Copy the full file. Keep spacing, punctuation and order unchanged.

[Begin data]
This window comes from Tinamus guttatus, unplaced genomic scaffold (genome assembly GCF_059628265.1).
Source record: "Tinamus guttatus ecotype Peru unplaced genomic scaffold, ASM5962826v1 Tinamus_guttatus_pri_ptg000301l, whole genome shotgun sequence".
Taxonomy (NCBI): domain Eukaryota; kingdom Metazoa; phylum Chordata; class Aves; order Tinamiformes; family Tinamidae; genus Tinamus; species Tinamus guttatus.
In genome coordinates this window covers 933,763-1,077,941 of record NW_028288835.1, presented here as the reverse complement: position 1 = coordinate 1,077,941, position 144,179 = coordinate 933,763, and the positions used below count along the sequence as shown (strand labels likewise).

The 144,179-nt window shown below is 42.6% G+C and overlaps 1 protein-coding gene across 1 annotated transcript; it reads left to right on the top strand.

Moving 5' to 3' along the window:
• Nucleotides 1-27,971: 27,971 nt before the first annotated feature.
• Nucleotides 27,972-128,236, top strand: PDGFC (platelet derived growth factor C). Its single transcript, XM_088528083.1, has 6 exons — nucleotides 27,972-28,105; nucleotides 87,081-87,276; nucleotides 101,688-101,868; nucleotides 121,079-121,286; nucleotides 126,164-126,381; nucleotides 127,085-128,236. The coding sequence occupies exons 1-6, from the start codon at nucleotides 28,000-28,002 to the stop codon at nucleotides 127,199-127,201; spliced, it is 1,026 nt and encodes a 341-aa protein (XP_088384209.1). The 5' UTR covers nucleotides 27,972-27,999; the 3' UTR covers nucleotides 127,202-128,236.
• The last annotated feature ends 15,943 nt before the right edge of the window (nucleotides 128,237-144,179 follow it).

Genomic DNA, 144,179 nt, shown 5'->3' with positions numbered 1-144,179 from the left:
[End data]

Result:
This window comes from Tinamus guttatus, unplaced genomic scaffold (genome assembly GCF_059628265.1).
Source record: "Tinamus guttatus ecotype Peru unplaced genomic scaffold, ASM5962826v1 Tinamus_guttatus_pri_ptg000301l, whole genome shotgun sequence".
Taxonomy (NCBI): domain Eukaryota; kingdom Metazoa; phylum Chordata; class Aves; order Tinamiformes; family Tinamidae; genus Tinamus; species Tinamus guttatus.
In genome coordinates this window covers 933,763-1,077,941 of record NW_028288835.1, presented here as the reverse complement: position 1 = coordinate 1,077,941, position 144,179 = coordinate 933,763, and the positions used below count along the sequence as shown (strand labels likewise).

The 144,179-nt window shown below is 42.6% G+C and overlaps 1 protein-coding gene across 1 annotated transcript; it reads left to right on the top strand.

Moving 5' to 3' along the window:
• Nucleotides 1-27,971: 27,971 nt before the first annotated feature.
• Nucleotides 27,972-128,236, top strand: PDGFC (platelet derived growth factor C). Its single transcript, XM_088528083.1, has 6 exons — nucleotides 27,972-28,105; nucleotides 87,081-87,276; nucleotides 101,688-101,868; nucleotides 121,079-121,286; nucleotides 126,164-126,381; nucleotides 127,085-128,236. The coding sequence occupies exons 1-6, from the start codon at nucleotides 28,000-28,002 to the stop codon at nucleotides 127,199-127,201; spliced, it is 1,026 nt and encodes a 341-aa protein (XP_088384209.1). The 5' UTR covers nucleotides 27,972-27,999; the 3' UTR covers nucleotides 127,202-128,236.
• The last annotated feature ends 15,943 nt before the right edge of the window (nucleotides 128,237-144,179 follow it).

Genomic DNA, 144,179 nt, shown 5'->3' with positions numbered 1-144,179 from the left: